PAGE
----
New Analysis Profiles Who Voted in 2010
Republican Turnout Surpassed Democrats In Most Counties, But Black Turnout Increased More Than Whites Over 2006
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A new profile of who cast ballots in the 2010 elections explains why Republican candidates for the state legislature were so successful. In addition to the boost they received from more than $2 million in spending by electioneering groups, Republican candidates benefited from their supporters turning out at significantly higher levels than Democrats in dozens of counties, according to an analysis of election data by the nonpartisan watchdog group Democracy North Carolina.
In the 2006 and 2008 elections, registered Democrats and Republicans voted at essentially the same rates; 39% of each party’s members voted in the mid-term election of 2006 and 72% voted in the 2008 presidential election. But in 2010, Republicans achieved a 6 point advantage with a turnout rate of 51% statewide, compared to the Democrats’ rate of 45%. Only 33% of Unaffiliated voters cast ballots in the November 2010 election; the overall rate for all registered voters was 44%. The partisan gap between Republican and Democratic turnout climbed to 8 percentage points in Mecklenburg County, 10 points in Brunswick and Guilford and 11 points in Forsyth and Rowan.
The partisan divide among senior citizens is a startling 9 points (66% of Republicans age 66 and older turned out, versus 57% of senior Democrats) and 8 points among men (Republican men: 52%; Democratic men: 44%). Republican women outperformed Democratic women by 4 points, 49% to 45%. Young voters basically stayed home; only 17% of registered voters age 18 to 25 bothered to vote in 2010, or less than one third the 60% voting rate for senior citizens.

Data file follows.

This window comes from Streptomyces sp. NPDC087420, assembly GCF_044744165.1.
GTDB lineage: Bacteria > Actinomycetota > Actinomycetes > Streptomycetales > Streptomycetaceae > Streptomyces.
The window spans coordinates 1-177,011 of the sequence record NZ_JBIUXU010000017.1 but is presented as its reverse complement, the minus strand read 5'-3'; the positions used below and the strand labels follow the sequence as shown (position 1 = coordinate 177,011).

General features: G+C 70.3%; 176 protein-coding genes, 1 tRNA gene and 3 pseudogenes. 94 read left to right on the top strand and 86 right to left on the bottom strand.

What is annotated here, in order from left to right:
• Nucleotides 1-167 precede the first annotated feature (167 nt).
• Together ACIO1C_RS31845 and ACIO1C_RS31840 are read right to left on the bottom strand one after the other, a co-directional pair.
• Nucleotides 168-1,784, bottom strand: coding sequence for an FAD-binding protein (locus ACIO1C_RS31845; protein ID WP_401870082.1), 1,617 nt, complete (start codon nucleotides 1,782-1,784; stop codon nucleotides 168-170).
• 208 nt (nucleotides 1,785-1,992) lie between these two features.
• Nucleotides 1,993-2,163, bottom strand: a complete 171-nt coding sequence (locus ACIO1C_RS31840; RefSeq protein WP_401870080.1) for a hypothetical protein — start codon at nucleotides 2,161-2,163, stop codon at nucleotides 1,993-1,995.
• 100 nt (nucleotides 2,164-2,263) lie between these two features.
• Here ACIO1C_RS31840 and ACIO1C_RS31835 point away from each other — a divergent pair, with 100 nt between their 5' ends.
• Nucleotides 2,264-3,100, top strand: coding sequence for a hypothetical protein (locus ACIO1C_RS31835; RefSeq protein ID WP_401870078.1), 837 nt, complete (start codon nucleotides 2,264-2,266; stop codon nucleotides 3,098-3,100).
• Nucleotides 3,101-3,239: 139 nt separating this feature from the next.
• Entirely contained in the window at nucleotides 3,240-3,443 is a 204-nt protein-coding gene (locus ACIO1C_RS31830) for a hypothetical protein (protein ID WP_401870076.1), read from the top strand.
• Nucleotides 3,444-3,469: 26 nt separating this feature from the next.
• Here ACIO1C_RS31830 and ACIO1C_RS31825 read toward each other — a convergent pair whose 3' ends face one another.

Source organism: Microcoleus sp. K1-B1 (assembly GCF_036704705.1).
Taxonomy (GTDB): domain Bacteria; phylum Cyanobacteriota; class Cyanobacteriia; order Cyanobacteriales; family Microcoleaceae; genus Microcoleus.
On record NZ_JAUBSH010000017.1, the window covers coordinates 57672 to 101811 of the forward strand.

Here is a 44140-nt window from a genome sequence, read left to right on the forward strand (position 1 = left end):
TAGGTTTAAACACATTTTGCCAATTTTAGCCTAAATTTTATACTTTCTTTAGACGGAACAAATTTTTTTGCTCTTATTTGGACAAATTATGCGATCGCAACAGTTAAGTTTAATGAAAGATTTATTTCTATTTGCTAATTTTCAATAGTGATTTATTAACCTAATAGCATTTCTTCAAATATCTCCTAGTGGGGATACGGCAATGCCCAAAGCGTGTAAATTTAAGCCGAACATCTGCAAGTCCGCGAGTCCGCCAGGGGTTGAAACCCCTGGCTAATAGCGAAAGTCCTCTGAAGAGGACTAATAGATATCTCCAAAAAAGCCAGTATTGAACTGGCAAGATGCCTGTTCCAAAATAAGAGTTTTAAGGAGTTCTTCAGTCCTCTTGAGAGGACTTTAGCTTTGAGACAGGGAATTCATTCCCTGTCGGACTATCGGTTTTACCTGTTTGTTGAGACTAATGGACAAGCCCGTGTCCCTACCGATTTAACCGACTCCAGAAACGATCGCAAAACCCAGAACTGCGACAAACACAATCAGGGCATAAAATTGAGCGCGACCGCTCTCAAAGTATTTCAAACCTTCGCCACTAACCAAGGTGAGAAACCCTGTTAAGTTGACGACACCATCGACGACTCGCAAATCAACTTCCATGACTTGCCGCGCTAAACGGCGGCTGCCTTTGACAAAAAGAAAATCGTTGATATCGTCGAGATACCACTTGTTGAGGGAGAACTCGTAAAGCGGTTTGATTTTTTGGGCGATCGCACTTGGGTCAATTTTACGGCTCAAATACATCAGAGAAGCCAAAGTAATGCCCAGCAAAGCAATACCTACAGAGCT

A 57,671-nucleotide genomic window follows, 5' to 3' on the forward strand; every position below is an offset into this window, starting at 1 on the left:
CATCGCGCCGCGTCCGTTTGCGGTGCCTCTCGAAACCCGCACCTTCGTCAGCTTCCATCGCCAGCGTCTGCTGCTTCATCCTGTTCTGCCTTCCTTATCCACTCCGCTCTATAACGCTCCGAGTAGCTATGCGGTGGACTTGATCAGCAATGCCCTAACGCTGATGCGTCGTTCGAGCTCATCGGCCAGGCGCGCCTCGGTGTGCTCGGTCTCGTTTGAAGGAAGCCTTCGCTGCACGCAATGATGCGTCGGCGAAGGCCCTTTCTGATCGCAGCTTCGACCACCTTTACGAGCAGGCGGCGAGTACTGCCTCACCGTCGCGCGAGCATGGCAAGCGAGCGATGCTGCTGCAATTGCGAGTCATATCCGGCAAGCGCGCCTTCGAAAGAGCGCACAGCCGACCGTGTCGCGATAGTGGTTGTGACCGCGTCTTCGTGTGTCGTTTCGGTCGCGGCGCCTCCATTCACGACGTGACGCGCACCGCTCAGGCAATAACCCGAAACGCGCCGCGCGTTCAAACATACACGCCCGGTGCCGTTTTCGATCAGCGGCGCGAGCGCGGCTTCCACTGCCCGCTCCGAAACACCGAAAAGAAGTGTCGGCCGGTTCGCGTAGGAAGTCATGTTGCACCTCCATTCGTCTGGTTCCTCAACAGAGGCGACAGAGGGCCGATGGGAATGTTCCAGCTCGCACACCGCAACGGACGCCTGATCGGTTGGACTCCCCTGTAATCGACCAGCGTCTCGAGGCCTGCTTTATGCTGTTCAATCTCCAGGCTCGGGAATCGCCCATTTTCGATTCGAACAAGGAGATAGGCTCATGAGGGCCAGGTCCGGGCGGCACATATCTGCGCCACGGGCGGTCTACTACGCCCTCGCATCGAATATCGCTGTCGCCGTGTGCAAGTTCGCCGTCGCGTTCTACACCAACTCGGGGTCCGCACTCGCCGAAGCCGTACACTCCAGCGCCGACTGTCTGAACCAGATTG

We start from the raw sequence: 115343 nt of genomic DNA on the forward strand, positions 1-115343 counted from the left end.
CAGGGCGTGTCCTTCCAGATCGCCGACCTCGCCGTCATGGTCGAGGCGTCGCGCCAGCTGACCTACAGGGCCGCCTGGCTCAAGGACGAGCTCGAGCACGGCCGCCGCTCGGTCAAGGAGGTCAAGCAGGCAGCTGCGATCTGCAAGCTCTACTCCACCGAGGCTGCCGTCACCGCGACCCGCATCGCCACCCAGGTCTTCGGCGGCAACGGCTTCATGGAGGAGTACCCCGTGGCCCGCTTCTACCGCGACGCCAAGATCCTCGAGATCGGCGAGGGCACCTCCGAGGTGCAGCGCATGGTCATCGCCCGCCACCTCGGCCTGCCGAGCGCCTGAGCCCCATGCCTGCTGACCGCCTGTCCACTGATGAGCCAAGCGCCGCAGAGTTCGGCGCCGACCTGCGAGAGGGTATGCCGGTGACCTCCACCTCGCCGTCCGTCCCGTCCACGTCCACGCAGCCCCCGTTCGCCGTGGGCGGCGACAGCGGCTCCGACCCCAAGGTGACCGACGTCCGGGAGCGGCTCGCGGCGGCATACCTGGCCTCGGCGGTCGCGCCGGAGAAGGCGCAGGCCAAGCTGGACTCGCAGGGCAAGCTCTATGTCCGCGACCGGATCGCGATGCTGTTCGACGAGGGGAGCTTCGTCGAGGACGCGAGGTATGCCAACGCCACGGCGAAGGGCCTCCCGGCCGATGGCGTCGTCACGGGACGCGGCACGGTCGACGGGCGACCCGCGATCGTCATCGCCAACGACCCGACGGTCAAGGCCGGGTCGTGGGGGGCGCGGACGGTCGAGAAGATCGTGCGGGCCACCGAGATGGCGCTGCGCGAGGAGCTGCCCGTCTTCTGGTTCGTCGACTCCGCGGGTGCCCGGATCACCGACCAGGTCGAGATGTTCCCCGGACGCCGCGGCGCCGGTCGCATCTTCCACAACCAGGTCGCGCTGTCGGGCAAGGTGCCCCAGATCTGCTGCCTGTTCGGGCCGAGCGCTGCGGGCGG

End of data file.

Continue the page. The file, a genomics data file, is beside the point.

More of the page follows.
“We’re highlighting differences to help understand what happened in 2010, but the numbers also show that nobody can be proud of the voter participation rate for their party or sub-group,” said Bob Hall, executive director of Democracy North Carolina. “The sad truth is that a solid majority of registered voters – 56% – stayed home. Despite, or perhaps partly because of, all the posturing and nasty advertising, most people didn’t bother to vote and that undercuts any claim that the 2010 election was a popular mandate for much of anything.”
Some pundits have suggested that the low turnout among African Americans cost the Democrats their majority control of the General Assembly. But black voter participation has actually increased more than for whites since the last mid-term election in 2006, when Democrats won most General Assembly contests. From 2006 to 2010, black voters increased their turnout rate by 12 points (from 29% to 41%), just as Republicans did (from 39% to 51%), while turnout among white voters gained 7 points (39% to 46%) and Democrats added 6 points (39% to 45%).
Turnout among black voters was especially strong in counties with high-profile local contests involving an African-American candidate. For example, hot elections involving black candidates for sheriff helped push black turnout to 58% in Bladen County, 52% in Pamlico County, 51% in Jones County and 48% in Wilson County, well above the state average. Black state senators Tony Foriest and Don Davis lost reelection despite black turnout rates of 49% in Caswell County and 51% in Greene County.
For an updated Excel file with details for 100 counties and the state averages, click here.